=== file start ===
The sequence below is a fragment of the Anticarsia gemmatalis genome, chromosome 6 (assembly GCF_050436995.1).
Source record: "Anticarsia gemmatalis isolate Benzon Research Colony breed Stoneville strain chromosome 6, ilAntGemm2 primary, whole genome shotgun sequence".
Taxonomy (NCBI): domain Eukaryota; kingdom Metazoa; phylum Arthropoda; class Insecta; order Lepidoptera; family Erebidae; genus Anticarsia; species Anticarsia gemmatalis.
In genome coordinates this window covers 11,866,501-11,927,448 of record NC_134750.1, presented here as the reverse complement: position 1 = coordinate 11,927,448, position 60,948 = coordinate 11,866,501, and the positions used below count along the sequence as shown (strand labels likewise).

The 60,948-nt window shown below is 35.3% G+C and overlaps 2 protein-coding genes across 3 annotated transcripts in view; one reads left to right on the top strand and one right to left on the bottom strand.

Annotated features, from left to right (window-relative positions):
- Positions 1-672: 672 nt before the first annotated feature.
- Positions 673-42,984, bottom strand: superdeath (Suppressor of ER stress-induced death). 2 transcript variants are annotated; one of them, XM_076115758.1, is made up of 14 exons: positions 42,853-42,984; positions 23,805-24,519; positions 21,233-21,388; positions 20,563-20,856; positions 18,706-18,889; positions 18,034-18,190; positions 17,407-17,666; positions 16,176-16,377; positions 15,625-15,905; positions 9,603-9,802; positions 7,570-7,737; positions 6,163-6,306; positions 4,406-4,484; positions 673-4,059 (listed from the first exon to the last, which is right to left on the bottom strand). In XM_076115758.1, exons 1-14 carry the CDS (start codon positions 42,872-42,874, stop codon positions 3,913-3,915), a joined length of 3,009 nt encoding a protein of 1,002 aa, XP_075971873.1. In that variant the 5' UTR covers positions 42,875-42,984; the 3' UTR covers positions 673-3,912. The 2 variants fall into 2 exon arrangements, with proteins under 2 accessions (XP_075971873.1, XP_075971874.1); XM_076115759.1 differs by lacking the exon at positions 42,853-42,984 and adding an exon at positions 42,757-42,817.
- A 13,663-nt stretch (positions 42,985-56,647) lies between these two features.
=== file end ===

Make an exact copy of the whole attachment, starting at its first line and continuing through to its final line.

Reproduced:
The sequence below is a fragment of the Anticarsia gemmatalis genome, chromosome 6 (assembly GCF_050436995.1).
Source record: "Anticarsia gemmatalis isolate Benzon Research Colony breed Stoneville strain chromosome 6, ilAntGemm2 primary, whole genome shotgun sequence".
Taxonomy (NCBI): domain Eukaryota; kingdom Metazoa; phylum Arthropoda; class Insecta; order Lepidoptera; family Erebidae; genus Anticarsia; species Anticarsia gemmatalis.
In genome coordinates this window covers 11,866,501-11,927,448 of record NC_134750.1, presented here as the reverse complement: position 1 = coordinate 11,927,448, position 60,948 = coordinate 11,866,501, and the positions used below count along the sequence as shown (strand labels likewise).

The 60,948-nt window shown below is 35.3% G+C and overlaps 2 protein-coding genes across 3 annotated transcripts in view; one reads left to right on the top strand and one right to left on the bottom strand.

Annotated features, from left to right (window-relative positions):
- Positions 1-672: 672 nt before the first annotated feature.
- Positions 673-42,984, bottom strand: superdeath (Suppressor of ER stress-induced death). 2 transcript variants are annotated; one of them, XM_076115758.1, is made up of 14 exons: positions 42,853-42,984; positions 23,805-24,519; positions 21,233-21,388; positions 20,563-20,856; positions 18,706-18,889; positions 18,034-18,190; positions 17,407-17,666; positions 16,176-16,377; positions 15,625-15,905; positions 9,603-9,802; positions 7,570-7,737; positions 6,163-6,306; positions 4,406-4,484; positions 673-4,059 (listed from the first exon to the last, which is right to left on the bottom strand). In XM_076115758.1, exons 1-14 carry the CDS (start codon positions 42,872-42,874, stop codon positions 3,913-3,915), a joined length of 3,009 nt encoding a protein of 1,002 aa, XP_075971873.1. In that variant the 5' UTR covers positions 42,875-42,984; the 3' UTR covers positions 673-3,912. The 2 variants fall into 2 exon arrangements, with proteins under 2 accessions (XP_075971873.1, XP_075971874.1); XM_076115759.1 differs by lacking the exon at positions 42,853-42,984 and adding an exon at positions 42,757-42,817.
- A 13,663-nt stretch (positions 42,985-56,647) lies between these two features.